The latest issue has an interesting article on someone who transformed a health issue, chronic back pain, into the opportunity for a new career. Here are the opening paragraphs:
Rest and relaxation are the prescription for almost any injury. But not for Neill Drake. When the discs between the veteran’s vertebrae began to collapse and depression seized him, the only treatment that worked was travel. He sold everything, grabbed his camera, and left his home in San Diego. Now he’s circumnavigating the globe, trying to let others who suffer know that there’s a way out.
“I found my cure in my passion,” he says. “My passion is traveling, but everyone has their own passion. I want people to see that there’s a way to heal themselves, to find their passion and follow it.”
Drake is sharing photos of the people and places he encounters on Instagram (everydayadventuring). He plans to be on the road indefinitely, winding his way through South and Central America, Asia, Europe, and Antarctica.
http://create.adobe.com/2015/11/18/the_ ... _cure.html
Here's his photography: https://instagram.com/everydayadventuring/
Take note that his lifestyle solution isn't limited to photographers. It could just as easily be adopted by a writer who travels and writes either about the places and people he meets (non-fiction) or composes novels in those settings (fiction). Like photography, writing is one of the few jobs you can manage anywhere without the messiness of getting a work permit for a particular country. Both illustrate that countries typically don't try to regulate what in the end they can't regulate.
As a photographer, he's able to take advantage of Adobes's special $10 Creative Cloud plan for photographers that features Photoshop and Lightroom. My hope is that in the not too distant future Adobe will offer a similar plan for writers featuring InDesign and Lightroom, with book templates making is easier for authors to cope with the feature-rich complexities of ID.
If you've been thinking about abandoning the horrors of Word for a professional-level app for laying out print and epub books, there's a discount on the single app plan, which is only $16/month and is good until November 27.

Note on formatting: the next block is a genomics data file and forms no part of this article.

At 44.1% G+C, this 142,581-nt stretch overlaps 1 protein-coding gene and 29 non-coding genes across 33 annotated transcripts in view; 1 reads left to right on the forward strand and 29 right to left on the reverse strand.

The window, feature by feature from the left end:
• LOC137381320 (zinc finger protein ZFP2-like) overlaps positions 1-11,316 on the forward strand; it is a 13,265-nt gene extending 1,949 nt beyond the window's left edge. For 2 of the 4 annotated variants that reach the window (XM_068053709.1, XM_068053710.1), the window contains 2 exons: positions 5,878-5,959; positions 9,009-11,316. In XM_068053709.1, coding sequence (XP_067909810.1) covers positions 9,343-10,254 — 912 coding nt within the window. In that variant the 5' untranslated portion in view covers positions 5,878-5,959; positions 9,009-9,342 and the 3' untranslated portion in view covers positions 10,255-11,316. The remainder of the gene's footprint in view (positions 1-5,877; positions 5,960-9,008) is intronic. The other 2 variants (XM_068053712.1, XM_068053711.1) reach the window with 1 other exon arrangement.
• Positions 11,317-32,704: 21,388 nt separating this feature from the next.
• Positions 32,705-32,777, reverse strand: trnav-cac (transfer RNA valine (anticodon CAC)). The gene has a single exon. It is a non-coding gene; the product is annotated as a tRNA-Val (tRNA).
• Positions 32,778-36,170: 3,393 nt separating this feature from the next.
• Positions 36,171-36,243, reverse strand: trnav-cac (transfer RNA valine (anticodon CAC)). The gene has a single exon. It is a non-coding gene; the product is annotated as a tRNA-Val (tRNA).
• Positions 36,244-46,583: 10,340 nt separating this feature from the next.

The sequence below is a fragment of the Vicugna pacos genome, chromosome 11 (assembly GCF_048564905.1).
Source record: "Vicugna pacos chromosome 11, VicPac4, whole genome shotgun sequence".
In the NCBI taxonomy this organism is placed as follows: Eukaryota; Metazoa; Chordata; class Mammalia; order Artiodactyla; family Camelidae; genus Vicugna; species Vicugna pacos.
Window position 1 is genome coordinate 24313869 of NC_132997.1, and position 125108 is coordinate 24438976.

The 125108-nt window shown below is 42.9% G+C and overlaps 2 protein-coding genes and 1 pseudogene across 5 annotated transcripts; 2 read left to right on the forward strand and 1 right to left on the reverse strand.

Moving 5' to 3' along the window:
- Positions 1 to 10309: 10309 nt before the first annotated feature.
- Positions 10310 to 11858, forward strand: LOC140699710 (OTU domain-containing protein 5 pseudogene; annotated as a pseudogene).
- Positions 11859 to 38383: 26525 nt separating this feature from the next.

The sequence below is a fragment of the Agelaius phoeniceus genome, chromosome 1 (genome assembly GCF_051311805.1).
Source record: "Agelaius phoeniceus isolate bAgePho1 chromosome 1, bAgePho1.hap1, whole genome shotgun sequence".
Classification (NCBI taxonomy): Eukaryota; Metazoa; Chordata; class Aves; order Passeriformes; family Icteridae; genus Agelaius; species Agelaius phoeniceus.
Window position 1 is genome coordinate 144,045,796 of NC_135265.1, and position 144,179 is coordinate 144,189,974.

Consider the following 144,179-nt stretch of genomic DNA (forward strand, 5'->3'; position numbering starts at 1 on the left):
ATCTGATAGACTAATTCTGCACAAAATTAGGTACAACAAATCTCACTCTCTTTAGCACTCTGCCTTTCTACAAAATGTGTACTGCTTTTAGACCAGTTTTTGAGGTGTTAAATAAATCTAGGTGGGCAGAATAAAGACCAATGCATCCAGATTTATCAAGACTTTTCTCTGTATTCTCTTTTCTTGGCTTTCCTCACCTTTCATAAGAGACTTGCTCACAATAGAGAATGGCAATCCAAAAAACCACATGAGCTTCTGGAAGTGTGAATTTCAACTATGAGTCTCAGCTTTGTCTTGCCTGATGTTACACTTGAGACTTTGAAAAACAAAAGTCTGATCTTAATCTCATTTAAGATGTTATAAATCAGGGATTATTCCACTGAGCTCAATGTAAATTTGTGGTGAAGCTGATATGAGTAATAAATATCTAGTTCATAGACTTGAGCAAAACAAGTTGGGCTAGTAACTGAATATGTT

Scrivener to InDesign without Word is a good workflow. It's the one I use. One reason I am so upbeat on seeing a writer's plan for Creative Cloud is that Adobe is developing easy-to-use website tools for "creatives" to host their work. It'd described here, with some samples linked:
While intended for visual arts, it works quite well for books. I've yet to finish my website using Adobe's new tools, but here's the one I created using their clumsier but still attractive older tools:
You can see how I used my cover and interior pages to showcase the book. Adobe also allows me to export the book itself—or a sample—directly from InDesign to webpages they host. What's posted is virtually identical to the print version. Here's my latest:
https://indd.adobe.com/view/c1892142-ec ... e8f0ce19ab
Click on the arrows that pop up on the right to page through the book. That is a good way to offer readers samples and reviews an online copy of the entire book with no shipping costs. And it comes with that Creative Cloud membership.
At the moment, some other professional work I do means I can justify that normally $50/month full plan (mostly for Photoshop). But long-term I'll need to pull back into a single-app plan. I just don't have the time to use all the apps that come with the full plan. Only a Leonardo da Vinci could manage that.
I like InDesign so much, I'd love to see more writers adopt it, but that $50 or even $20 cost is a bit much for many of them. That's why I'd like to see a $10-15 author's plan offered. As with the photographers plan, the savings might get enough additional authors to sign up to make up for the reduced price.
Paired with Scrivener for content creation, it'd be perfect for independent writers.
--Michael W. Perry, Inkling Books